Hough holds a clearer picture of what awaits when the convoy rolls into Nassau County, New York in early May at which point the venue that is scheduled to host eight World Cup matches between June 3 and 12 will be all-but completed.

Among those eight games at Eisenhower Park will be the June 9 encounter between near neighbours and bitter rivals India and Pakistan, which is expected to break existing global television ratings records, as well as India’s historic June 12 clash with co-host USA.

When the trucks arrive, the trays will be lifted by crane and gently lowered on to the sand base in the hole that will form the four-strip wicket block, then the pitches will be laser levelled to ensure perfect flatness and a near-indistinguishable join in the middle.

April 3: The Eisenhower Park venue is taking shape for the T20 World Cup // Supplied-ICC

“It’s going to be fairly intense, but it’s going to be worth it just going by the calibre of games,” Hough said.

There are non-Test venues in Australia (such as Marvel Stadium in Melbourne) that transport and install their pitches in two halves, but it is the characteristics of Adelaide Oval’s drop-ins that the ICC is seeking through Hough’s involvement.

Following his match-winning 120 from 55 deliveries for Australia in February’s second T20I against West Indies, Glenn Maxwell described the Adelaide surface as “probably the best wicket I’ve ever played on” while players involved in this summer’s BBL campaign provided similar feedback.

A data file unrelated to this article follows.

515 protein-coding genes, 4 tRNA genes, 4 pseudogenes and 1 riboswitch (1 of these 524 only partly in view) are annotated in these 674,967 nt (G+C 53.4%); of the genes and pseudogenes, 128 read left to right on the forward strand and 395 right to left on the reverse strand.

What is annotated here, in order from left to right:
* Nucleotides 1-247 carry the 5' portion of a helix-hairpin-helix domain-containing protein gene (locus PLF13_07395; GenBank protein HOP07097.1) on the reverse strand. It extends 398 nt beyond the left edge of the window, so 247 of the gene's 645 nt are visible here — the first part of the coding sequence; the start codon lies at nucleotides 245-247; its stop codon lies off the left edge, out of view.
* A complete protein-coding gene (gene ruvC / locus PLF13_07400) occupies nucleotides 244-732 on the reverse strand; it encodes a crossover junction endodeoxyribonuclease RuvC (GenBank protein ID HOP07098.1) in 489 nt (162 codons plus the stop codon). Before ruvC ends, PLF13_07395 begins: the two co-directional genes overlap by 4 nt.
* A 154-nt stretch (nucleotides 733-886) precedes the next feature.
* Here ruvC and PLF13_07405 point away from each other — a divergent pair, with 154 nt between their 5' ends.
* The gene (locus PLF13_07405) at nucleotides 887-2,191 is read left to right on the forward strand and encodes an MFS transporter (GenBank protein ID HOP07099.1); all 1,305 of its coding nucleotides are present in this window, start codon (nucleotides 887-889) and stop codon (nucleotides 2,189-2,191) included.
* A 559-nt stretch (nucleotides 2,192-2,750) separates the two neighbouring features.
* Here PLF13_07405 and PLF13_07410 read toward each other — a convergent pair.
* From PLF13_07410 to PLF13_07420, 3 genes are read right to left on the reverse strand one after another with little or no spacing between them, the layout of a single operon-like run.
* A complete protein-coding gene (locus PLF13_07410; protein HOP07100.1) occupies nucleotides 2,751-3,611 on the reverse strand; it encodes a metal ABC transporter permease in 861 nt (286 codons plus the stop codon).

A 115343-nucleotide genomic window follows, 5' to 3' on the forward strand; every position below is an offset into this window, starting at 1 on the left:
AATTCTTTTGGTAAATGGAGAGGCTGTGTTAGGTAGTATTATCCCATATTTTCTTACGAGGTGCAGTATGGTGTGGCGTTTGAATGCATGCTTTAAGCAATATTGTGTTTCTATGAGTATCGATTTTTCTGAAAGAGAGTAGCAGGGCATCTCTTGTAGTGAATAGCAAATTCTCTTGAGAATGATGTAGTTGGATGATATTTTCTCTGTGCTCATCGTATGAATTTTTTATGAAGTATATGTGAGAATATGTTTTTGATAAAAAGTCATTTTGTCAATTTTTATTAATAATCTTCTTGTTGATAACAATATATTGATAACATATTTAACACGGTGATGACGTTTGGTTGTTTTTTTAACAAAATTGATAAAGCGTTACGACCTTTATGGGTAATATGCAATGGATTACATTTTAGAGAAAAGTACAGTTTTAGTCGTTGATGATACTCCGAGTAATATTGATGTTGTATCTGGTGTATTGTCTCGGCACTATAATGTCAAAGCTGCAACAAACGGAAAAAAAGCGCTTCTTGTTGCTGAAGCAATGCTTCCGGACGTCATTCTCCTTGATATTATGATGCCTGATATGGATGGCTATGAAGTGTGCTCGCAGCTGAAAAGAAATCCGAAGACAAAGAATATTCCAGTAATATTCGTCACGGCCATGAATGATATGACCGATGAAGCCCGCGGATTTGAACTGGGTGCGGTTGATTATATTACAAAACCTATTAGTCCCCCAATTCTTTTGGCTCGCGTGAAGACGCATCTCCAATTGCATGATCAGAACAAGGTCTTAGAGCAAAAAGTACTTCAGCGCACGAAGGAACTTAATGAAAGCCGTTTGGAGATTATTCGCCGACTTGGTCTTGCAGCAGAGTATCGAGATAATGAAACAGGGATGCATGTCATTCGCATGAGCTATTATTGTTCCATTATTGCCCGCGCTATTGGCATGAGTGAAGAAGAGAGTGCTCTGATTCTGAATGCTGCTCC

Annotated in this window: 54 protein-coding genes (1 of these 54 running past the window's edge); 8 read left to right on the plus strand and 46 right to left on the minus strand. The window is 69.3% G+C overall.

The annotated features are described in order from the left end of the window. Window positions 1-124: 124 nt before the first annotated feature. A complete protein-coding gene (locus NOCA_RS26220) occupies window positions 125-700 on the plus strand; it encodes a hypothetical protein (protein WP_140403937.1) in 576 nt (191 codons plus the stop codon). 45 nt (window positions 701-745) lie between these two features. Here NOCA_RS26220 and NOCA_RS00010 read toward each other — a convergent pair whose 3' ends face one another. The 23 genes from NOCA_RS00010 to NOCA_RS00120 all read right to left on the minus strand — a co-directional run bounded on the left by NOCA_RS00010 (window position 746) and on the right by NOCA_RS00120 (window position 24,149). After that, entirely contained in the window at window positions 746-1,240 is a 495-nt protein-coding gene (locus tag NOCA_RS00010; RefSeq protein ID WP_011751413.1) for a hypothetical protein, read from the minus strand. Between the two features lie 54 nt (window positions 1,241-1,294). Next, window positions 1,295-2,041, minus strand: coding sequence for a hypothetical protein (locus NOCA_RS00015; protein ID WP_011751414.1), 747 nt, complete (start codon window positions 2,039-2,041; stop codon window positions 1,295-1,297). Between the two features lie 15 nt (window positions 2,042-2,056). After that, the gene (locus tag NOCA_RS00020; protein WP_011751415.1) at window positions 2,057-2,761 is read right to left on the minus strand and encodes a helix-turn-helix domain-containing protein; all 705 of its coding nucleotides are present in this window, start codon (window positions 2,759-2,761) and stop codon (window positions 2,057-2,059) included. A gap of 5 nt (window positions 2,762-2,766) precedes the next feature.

From the curator’s perspective, his aspiration for a T20 track is consistent bounce with the ball coming on truly so batters can play their shots, thereby leading to high scores and maximum entertainment.

But his role in the ICC’s bold push into the largely untapped US cricket market also provides Hough an opportunity to explore the broader mission that he’s been working at since the redeveloped Adelaide Oval first turned to drop-in pitches more than a decade ago.

He is acutely aware of the criticism that accompanies the increased use of prefabricated pitches in not only multi-purpose stadia, but in parts of the cricket world where existing wicket blocks have become moribund and climactic conditions make wicket production a thankless task.